Received 18 March 2016; accepted 29 May 2016; published 1 June 2016
Wireless communication technology has received much attention in the modern world especially during the last decade. There are many demands such as small size, compact profile, wide bandwidth, and radiation pattern stability for the wireless communication systems   . One major challenge of wireless communication systems is size reduction. For size reduction of the wireless communication system, the antenna must also be small enough to be placed inside the system. Moreover, communication systems that operate in several bands are usually designed using separate antennas for each band. Since it is becoming more and more important to use such systems in one setting, it is desirable to design a single antenna that covers simultaneously several applications. Furthermore, omni-directional radiation patterns are required for some applications, such as personal communication services   .
Self-complimentary antenna (SCA) is a good candidate for wireless applications, as it exhibits compact size, nearly omni-directional radiation pattern, simple structure, low profile, ease of fabrication, and integration with other devices or radio frequency circuits   . The SCA was first introduced by Mushiake  with a frequency-independent wide impedance bandwidth characteristic. Theoretically, the SCA has a constant input impedance of 188.5 W on an infinitely large ground plane  . In planar SCAs the metal and dielectric shapes are congruent. In practice, when these antennas are realized on finite ground planes, they are known as quasi self-com- plementary antennas (QSCA) and lead to broad but finite bandwidths.
During the past few years, various types of SCAs and QSCAs were proposed and progresses were made towards miniaturization of these antennas. In  , a miniature ultra-wideband (UWB) QSCA with Koch fractal boundary and a total size of 16 mm × 13 mm is presented. A broadband QSCA constructed using a T-shaped strip and a complementary structure of T-shaped slit is developed in  . In  , a small-sized QSCA composed of a microstrip monopole and a slot is presented. In  , a uniplanar QSCA printed on a FR4 substrate with dual-band operation in the 2.4/5.2 GHz for wireless local area network (WLAN) applications is proposed. An UWB microstrip linefeed QSCA with frequency notch at 5.5 GHz is proposed in  . It has a small size of 16 mm × 25 mm and reasonable radiation pattern. A printed spiral antenna with a self-complementary structure is presented in  . A new UWB QSCA fed by a 50 W coplanar waveguide is developed in  . Afterwards, to improve the impedance matching of the antenna, a modified structure fed by a microstrip line with a triangular slot embedded in the ground plane is investigated  . In  , a QSCA for band-notched UWB application free from interference with existing WLAN systems is proposed. The designed band-notched UWB operation was obtained by choosing the size of the parasitic arc-shaped strip opposite to the quarter-circular patch. In  , a quarter-circular disc and a counterpart quarter-circular slot on the ground plane are used to design an UWB QSCA. A miniature UWB antenna for wireless universal serial bus dongle applications, is presented in  , which comprises a half-circular QSC structure together with a triangular cut on a bent microstrip feed line. A novel UWB, dual polarized, antenna design based on a non-planar QSC approach is reported in  . In  , the performance parameters of a small printed UWB QSCA in close proximity to the human body are investigated. An obtuse pie-shaped QSCA for WLAN applications is presented in  . The antenna consists of an obtuse pie-shaped radiating patch fed by a 50 W microstrip line and its complementary metal structure connected to the ground plane. It provides two separate impedance bandwidths of 292 MHz and 1548 MHz centered at 2.45 GHz and 5.5 GHz, respectively. In  , design and performance of a coplanar-waveguide fed QSC pentagonal antenna with low radiation losses and low dispersion for UWB systems is presented and analyzed.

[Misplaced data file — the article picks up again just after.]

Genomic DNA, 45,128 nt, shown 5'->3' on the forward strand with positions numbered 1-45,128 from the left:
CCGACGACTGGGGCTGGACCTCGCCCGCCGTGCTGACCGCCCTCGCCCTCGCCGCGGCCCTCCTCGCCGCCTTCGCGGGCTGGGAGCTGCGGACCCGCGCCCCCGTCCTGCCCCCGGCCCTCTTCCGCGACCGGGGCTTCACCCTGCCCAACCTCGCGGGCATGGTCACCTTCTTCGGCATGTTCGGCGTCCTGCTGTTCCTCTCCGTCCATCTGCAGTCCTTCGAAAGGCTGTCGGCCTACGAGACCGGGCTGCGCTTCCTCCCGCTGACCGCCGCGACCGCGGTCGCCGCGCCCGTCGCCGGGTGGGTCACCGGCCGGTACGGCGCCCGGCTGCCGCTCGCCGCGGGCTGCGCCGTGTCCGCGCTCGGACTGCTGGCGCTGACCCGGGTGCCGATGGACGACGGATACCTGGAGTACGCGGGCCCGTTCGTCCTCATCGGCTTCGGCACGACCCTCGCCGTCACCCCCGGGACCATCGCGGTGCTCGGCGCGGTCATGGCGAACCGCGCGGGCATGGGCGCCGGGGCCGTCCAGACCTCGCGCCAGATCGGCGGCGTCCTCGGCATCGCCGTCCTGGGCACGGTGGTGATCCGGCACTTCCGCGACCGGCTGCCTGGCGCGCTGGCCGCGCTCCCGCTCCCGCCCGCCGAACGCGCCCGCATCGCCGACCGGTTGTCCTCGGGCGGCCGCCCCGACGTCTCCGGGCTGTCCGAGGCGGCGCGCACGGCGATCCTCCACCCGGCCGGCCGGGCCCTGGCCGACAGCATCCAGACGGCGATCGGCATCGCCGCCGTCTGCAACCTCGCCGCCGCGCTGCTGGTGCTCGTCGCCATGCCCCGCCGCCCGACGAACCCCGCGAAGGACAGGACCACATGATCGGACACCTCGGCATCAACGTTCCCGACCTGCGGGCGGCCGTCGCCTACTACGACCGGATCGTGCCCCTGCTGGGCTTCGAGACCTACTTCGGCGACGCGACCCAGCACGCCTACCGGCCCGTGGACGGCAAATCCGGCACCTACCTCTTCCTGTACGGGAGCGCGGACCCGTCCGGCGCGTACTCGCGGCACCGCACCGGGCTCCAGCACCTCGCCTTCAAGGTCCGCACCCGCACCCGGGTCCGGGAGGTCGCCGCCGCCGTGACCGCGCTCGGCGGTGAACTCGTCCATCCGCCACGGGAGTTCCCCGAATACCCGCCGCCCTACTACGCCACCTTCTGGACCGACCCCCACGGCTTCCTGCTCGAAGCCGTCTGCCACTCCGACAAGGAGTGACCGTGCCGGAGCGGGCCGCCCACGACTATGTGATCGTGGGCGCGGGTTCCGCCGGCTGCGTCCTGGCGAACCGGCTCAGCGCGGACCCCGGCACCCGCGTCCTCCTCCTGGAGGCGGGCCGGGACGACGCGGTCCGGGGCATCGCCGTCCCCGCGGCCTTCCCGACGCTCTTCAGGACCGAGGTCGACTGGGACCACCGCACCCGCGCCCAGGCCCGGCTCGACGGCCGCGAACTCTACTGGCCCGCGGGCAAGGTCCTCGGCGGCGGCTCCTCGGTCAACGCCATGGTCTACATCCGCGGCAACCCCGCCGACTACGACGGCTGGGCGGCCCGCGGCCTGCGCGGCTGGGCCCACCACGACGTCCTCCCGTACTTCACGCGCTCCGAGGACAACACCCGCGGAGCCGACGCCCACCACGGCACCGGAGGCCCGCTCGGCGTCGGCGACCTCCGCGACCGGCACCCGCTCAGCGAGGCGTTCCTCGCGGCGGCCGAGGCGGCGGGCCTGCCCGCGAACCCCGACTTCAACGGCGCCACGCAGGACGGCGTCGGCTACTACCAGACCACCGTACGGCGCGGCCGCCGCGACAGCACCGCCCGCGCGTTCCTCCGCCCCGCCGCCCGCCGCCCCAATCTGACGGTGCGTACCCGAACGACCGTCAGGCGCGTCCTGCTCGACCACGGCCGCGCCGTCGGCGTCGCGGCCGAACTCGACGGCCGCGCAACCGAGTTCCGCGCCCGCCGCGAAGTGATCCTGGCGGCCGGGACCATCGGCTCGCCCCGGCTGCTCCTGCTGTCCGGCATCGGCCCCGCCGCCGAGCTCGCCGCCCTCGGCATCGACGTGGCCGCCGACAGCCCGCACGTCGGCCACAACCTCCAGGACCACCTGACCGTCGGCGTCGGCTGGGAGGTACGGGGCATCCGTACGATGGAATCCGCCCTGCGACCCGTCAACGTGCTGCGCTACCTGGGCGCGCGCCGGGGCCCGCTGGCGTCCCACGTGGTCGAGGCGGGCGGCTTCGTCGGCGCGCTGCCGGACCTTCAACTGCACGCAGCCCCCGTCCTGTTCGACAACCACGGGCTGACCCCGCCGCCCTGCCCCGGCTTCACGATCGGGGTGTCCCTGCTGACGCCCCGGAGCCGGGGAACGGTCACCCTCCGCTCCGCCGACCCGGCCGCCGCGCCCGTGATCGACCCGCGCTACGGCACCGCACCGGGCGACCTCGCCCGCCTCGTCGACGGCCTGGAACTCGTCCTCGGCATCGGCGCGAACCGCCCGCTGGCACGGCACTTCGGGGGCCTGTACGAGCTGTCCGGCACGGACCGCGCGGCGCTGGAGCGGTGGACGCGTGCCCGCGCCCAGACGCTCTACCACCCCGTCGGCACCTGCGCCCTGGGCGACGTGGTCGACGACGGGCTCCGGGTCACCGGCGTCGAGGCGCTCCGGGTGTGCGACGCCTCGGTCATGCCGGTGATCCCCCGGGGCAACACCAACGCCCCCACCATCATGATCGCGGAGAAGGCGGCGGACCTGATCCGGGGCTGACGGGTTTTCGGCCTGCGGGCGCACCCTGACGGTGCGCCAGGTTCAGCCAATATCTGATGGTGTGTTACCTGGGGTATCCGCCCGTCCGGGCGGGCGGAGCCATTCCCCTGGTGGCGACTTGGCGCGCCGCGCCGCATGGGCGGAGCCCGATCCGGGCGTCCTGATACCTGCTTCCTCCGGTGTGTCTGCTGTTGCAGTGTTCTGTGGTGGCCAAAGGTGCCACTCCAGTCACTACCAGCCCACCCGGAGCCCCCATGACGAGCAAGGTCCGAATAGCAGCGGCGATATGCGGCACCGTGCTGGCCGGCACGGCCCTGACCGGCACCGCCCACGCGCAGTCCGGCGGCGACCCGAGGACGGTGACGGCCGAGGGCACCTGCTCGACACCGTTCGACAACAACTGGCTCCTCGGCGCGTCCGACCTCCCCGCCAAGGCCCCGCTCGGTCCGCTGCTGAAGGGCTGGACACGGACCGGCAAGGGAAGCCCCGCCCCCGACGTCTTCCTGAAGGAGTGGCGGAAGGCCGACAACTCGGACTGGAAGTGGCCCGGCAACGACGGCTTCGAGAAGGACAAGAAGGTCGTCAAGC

In this paper, a new design of compact omni-directional QSCA fed by a 50 W coaxial cable without using matching circuit is proposed for wireless communication applications. The designed QSCA has an extremely small size of 6 mm × 9 mm. It operates on a frequency band of 4.5 - 6.1 GHz with return loss of better than −10 dB. To realize these objectives, a novel ground structure composed of five rectangular plates is proposed. Besides, the antenna is comprised of two patches located on two opposite sides of the dielectric substrate. These patches are surrounded by the ground structure. The feed patch is used to excite the radiation patch. This unique design is realized by properly choosing the suitable feed patch shape, selecting similar slot shape on the radiation patch, and tuning their dimensions. Numerous simulations via Ansoft HFSS and CST Microwave Studio software packages have been made to optimize the impedance bandwidth, radiation pattern, and cross-polarization level of the designed antenna. Simulation results show that the radiation characteristics of the proposed antenna are extremely sensitive to the configuration and dimensional parameters of the ground structure. The antenna does not provide only a wide operating bandwidth, but also good omni-directional coverage with low cross polarization throughout the band. Moreover, the designed antenna has a linear phase response and almost constant group delay. Based on these characteristics, the proposed structure is especially suitable for applications in wireless communication systems, where a single antenna is needed to operate simultaneously at different bands, such as IEEE 802.11a WLAN bands at 5.15 - 5.35 GHz and 5.725 - 5.825 GHz.